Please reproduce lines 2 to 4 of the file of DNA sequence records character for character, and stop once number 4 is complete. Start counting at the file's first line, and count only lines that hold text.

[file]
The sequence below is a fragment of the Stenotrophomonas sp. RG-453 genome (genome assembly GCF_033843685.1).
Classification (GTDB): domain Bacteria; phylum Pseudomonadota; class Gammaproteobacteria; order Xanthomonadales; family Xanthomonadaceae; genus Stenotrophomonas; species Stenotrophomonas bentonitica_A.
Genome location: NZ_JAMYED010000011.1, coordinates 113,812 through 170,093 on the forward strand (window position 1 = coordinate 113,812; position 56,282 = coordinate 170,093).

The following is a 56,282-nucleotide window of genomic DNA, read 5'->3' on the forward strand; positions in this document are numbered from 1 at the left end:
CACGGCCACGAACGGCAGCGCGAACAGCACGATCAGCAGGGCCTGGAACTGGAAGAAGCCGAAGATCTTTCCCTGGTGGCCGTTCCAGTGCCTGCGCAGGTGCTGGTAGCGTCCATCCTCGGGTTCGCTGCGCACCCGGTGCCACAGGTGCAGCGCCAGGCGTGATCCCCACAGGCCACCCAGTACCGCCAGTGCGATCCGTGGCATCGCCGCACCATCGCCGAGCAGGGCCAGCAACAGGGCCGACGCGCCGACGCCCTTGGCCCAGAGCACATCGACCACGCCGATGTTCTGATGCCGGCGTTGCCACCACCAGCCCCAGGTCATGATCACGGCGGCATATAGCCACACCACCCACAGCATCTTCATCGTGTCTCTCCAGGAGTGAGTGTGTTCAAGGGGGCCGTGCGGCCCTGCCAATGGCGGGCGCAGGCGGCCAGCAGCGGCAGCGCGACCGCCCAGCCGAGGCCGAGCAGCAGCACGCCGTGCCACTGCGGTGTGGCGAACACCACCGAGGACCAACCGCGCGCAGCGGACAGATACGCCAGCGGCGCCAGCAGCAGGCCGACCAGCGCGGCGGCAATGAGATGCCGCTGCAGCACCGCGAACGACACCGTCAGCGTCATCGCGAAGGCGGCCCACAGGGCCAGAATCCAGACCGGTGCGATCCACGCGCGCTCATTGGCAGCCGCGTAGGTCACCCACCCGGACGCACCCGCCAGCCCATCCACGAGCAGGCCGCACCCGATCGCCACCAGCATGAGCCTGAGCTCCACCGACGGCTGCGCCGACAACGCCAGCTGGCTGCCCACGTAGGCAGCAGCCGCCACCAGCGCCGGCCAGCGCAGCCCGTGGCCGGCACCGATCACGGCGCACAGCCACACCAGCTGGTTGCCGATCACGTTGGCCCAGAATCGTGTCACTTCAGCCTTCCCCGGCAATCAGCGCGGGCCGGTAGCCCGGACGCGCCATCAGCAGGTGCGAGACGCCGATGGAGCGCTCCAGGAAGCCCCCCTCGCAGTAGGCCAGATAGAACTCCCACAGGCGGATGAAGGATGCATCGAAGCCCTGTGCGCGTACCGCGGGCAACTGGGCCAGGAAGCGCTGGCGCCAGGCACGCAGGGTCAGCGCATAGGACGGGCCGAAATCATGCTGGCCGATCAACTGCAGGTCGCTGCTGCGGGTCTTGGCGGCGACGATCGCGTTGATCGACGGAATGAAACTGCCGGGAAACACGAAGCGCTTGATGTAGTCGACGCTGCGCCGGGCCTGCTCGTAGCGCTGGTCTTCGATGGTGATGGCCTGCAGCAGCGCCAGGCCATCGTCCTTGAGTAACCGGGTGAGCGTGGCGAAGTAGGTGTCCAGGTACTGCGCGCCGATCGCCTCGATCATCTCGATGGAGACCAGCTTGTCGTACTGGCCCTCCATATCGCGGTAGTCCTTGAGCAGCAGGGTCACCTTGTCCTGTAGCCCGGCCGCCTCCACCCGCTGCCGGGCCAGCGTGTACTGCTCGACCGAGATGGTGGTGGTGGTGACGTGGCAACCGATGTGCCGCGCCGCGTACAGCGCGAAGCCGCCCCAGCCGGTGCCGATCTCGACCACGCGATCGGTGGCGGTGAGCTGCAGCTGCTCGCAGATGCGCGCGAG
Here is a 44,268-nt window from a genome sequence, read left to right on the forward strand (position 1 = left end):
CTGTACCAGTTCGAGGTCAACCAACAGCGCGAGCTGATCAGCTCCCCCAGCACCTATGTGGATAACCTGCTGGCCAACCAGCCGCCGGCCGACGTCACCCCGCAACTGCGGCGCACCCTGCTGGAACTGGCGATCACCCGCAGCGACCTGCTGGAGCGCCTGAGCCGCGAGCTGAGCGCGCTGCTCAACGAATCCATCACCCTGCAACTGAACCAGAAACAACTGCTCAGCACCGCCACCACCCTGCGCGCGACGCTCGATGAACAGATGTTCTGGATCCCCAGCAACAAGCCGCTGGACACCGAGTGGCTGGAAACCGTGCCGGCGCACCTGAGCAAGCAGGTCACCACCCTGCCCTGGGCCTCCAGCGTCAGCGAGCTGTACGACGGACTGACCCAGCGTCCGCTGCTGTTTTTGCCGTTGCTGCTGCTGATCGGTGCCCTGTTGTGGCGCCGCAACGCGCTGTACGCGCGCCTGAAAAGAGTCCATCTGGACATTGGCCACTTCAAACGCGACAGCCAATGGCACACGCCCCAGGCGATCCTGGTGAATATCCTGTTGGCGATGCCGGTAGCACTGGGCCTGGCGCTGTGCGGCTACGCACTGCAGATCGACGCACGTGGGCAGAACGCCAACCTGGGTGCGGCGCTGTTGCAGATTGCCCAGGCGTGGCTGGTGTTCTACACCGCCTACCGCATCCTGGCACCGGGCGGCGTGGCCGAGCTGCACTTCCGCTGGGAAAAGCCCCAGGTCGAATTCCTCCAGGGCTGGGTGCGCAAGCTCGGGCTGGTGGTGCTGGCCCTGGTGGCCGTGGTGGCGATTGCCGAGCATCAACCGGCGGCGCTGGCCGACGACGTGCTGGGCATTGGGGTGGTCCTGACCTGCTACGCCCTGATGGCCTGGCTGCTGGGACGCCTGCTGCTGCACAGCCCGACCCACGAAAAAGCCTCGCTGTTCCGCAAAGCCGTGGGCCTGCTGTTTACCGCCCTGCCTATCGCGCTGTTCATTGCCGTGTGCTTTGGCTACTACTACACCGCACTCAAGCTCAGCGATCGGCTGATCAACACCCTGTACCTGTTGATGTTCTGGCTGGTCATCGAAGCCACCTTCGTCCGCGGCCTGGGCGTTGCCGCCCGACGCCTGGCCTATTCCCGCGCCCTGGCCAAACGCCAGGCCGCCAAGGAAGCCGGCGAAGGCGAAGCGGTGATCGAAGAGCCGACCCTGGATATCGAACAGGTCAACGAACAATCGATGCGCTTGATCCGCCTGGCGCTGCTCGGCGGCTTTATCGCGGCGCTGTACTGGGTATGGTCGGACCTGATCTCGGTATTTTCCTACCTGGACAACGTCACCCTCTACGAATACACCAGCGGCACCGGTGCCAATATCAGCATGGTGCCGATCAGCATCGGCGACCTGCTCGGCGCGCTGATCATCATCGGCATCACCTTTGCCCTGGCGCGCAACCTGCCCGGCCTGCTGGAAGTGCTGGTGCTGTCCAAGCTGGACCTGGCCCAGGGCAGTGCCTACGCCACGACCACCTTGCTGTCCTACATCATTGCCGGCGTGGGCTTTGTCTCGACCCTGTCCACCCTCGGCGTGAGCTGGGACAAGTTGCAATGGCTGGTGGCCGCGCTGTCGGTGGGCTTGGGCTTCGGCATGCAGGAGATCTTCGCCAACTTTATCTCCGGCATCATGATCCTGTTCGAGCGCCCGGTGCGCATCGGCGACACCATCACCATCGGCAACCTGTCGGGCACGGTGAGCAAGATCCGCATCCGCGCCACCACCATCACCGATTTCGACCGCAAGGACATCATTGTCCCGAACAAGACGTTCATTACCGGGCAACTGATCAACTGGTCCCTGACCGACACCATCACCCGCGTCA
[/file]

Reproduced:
Classification (GTDB): domain Bacteria; phylum Pseudomonadota; class Gammaproteobacteria; order Xanthomonadales; family Xanthomonadaceae; genus Stenotrophomonas; species Stenotrophomonas bentonitica_A.
Genome location: NZ_JAMYED010000011.1, coordinates 113,812 through 170,093 on the forward strand (window position 1 = coordinate 113,812; position 56,282 = coordinate 170,093).

The following is a 56,282-nucleotide window of genomic DNA, read 5'->3' on the forward strand; positions in this document are numbered from 1 at the left end: